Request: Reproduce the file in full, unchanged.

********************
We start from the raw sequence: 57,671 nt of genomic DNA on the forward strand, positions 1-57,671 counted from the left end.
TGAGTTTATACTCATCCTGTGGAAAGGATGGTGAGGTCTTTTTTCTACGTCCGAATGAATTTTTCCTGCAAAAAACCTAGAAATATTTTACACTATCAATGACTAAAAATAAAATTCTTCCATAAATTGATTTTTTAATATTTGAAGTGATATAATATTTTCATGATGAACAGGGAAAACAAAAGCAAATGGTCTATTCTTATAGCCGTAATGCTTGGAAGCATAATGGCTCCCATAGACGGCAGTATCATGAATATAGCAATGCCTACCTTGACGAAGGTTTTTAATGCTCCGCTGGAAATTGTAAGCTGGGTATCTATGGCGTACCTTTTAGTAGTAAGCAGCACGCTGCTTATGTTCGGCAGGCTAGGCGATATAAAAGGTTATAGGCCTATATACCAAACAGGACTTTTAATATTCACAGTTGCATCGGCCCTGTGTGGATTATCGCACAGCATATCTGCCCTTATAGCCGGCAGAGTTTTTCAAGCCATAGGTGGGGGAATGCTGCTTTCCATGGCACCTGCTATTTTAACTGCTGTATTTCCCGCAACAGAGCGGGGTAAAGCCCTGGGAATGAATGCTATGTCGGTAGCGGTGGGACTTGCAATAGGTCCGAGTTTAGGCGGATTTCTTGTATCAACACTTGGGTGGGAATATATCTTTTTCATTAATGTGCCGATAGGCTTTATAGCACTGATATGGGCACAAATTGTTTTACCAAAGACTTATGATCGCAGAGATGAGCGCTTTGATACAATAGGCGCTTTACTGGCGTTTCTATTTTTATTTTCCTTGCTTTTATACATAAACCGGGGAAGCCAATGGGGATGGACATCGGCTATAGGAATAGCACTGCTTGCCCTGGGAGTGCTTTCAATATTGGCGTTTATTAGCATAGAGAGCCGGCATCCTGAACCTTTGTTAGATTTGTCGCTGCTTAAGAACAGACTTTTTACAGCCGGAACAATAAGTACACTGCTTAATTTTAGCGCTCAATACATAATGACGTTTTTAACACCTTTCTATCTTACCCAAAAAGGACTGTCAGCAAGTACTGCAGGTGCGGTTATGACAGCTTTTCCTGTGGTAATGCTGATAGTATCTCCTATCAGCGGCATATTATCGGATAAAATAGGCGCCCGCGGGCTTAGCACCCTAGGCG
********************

We start from the raw sequence: 57,671 nt of genomic DNA on the forward strand, positions 1-57,671 counted from the left end.
TGAGTTTATACTCATCCTGTGGAAAGGATGGTGAGGTCTTTTTTCTACGTCCGAATGAATTTTTCCTGCAAAAAACCTAGAAATATTTTACACTATCAATGACTAAAAATAAAATTCTTCCATAAATTGATTTTTTAATATTTGAAGTGATATAATATTTTCATGATGAACAGGGAAAACAAAAGCAAATGGTCTATTCTTATAGCCGTAATGCTTGGAAGCATAATGGCTCCCATAGACGGCAGTATCATGAATATAGCAATGCCTACCTTGACGAAGGTTTTTAATGCTCCGCTGGAAATTGTAAGCTGGGTATCTATGGCGTACCTTTTAGTAGTAAGCAGCACGCTGCTTATGTTCGGCAGGCTAGGCGATATAAAAGGTTATAGGCCTATATACCAAACAGGACTTTTAATATTCACAGTTGCATCGGCCCTGTGTGGATTATCGCACAGCATATCTGCCCTTATAGCCGGCAGAGTTTTTCAAGCCATAGGTGGGGGAATGCTGCTTTCCATGGCACCTGCTATTTTAACTGCTGTATTTCCCGCAACAGAGCGGGGTAAAGCCCTGGGAATGAATGCTATGTCGGTAGCGGTGGGACTTGCAATAGGTCCGAGTTTAGGCGGATTTCTTGTATCAACACTTGGGTGGGAATATATCTTTTTCATTAATGTGCCGATAGGCTTTATAGCACTGATATGGGCACAAATTGTTTTACCAAAGACTTATGATCGCAGAGATGAGCGCTTTGATACAATAGGCGCTTTACTGGCGTTTCTATTTTTATTTTCCTTGCTTTTATACATAAACCGGGGAAGCCAATGGGGATGGACATCGGCTATAGGAATAGCACTGCTTGCCCTGGGAGTGCTTTCAATATTGGCGTTTATTAGCATAGAGAGCCGGCATCCTGAACCTTTGTTAGATTTGTCGCTGCTTAAGAACAGACTTTTTACAGCCGGAACAATAAGTACACTGCTTAATTTTAGCGCTCAATACATAATGACGTTTTTAACACCTTTCTATCTTACCCAAAAAGGACTGTCAGCAAGTACTGCAGGTGCGGTTATGACAGCTTTTCCTGTGGTAATGCTGATAGTATCTCCTATCAGCGGCATATTATCGGATAAAATAGGCGCCCGCGGGCTTAGCACCCTAGGCG